“The questions about agents’ commission split really boils down to what the agent needs. Some prefer a higher commission split, but then make do without the added benefits and services that an agency with a lower split, offers such as access to other agents, infrastructure, marketing services and experienced advisors – all of which generally offsets the lower commission split. It is up to the individual agent to decide what their needs are. My advice would be for agents to determine their needs and to make sure they know what they’re getting, and what not,” explains Seeff.

Let’s look at on-boarding and education

Thompson shares that at eXp “there is already a huge learning initiative under way with new agents inducted via 30/60/90-day training – arguably ground-breaking for a highly-competitive industry known for leaving new agents feeling isolated”.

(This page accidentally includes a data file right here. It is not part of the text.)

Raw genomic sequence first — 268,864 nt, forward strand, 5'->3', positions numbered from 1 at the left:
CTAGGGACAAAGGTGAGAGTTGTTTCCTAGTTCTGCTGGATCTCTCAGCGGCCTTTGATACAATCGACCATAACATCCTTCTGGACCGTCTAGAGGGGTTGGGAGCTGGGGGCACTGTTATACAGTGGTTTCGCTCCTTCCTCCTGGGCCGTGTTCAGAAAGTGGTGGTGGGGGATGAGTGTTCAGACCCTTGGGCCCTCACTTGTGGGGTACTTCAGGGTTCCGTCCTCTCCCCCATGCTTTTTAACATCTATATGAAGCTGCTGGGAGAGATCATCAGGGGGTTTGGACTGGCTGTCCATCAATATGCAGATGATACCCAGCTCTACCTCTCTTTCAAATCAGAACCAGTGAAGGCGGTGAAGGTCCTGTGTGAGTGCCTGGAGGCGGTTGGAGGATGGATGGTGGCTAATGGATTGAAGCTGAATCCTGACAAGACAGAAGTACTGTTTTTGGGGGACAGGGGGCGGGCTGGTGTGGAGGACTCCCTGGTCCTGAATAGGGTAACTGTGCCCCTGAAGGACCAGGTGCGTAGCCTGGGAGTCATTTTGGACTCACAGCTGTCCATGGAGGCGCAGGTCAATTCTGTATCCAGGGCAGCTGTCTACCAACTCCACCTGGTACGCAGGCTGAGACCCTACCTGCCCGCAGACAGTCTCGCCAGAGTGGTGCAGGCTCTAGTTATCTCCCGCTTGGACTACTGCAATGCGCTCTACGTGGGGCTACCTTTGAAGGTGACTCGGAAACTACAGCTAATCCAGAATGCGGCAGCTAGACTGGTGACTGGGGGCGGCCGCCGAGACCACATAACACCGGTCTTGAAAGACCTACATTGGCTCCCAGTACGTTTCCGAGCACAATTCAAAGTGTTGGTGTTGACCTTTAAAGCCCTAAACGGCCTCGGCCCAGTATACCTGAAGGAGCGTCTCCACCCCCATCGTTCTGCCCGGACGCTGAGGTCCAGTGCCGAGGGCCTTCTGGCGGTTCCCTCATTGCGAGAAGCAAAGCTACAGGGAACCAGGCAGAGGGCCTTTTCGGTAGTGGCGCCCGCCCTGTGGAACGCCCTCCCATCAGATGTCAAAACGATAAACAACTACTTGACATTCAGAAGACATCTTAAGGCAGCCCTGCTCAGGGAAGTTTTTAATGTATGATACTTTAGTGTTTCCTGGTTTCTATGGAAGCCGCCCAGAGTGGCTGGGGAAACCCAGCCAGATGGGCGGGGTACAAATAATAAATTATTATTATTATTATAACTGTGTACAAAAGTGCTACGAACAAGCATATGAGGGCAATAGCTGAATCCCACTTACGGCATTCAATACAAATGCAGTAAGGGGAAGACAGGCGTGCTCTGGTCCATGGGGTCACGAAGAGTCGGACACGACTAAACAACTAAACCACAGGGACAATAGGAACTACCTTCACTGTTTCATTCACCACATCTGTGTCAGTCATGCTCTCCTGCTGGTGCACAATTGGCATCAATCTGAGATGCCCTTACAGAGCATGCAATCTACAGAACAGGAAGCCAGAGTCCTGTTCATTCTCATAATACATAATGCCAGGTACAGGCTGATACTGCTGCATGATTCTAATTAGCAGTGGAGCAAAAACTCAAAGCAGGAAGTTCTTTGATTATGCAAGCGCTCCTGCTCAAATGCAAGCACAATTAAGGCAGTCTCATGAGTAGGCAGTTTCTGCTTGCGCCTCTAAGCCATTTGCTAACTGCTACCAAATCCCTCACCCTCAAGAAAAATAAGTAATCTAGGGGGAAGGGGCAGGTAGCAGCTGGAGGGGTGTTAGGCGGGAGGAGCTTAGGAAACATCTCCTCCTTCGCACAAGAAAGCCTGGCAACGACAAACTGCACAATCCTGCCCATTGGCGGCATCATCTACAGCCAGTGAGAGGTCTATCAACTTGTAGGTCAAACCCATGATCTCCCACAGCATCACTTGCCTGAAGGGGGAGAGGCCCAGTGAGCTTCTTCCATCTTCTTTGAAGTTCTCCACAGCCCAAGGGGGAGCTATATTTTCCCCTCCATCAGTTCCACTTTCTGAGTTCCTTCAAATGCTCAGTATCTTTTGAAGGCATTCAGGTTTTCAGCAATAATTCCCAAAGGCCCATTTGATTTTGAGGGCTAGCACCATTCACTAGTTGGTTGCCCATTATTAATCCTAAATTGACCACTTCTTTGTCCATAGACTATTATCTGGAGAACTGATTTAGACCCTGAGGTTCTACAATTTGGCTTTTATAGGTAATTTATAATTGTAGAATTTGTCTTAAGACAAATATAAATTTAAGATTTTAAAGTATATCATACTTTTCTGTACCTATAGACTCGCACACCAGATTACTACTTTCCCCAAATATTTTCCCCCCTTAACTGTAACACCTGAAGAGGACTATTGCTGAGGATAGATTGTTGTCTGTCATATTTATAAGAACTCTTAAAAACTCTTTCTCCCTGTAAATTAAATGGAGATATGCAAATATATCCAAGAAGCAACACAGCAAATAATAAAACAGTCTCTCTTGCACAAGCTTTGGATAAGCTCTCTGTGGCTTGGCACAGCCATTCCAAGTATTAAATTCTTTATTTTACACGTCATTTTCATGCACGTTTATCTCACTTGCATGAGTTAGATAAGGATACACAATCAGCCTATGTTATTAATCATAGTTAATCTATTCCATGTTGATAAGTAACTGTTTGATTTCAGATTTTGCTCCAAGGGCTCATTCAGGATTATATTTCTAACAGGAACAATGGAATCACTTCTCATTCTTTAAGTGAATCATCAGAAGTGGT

Seeff has a different approach, “Any company claiming to on-board property practitioners within thirty days to three months can only possibly provide a topline introduction. The PPRA mandates the completion of the PDE exam which in itself takes longer. That also doesn’t account for practical training and experience. We believe it takes at least six to twelve months to gain the necessary experience, and even then, provide continued guidance to our new agents, explains Seeff, “A good salesperson can definitely sell within a shorter period of time, but are they knowledgeable about all of the legalities? How many of those sales will fall through due to lack of experience with the process?”.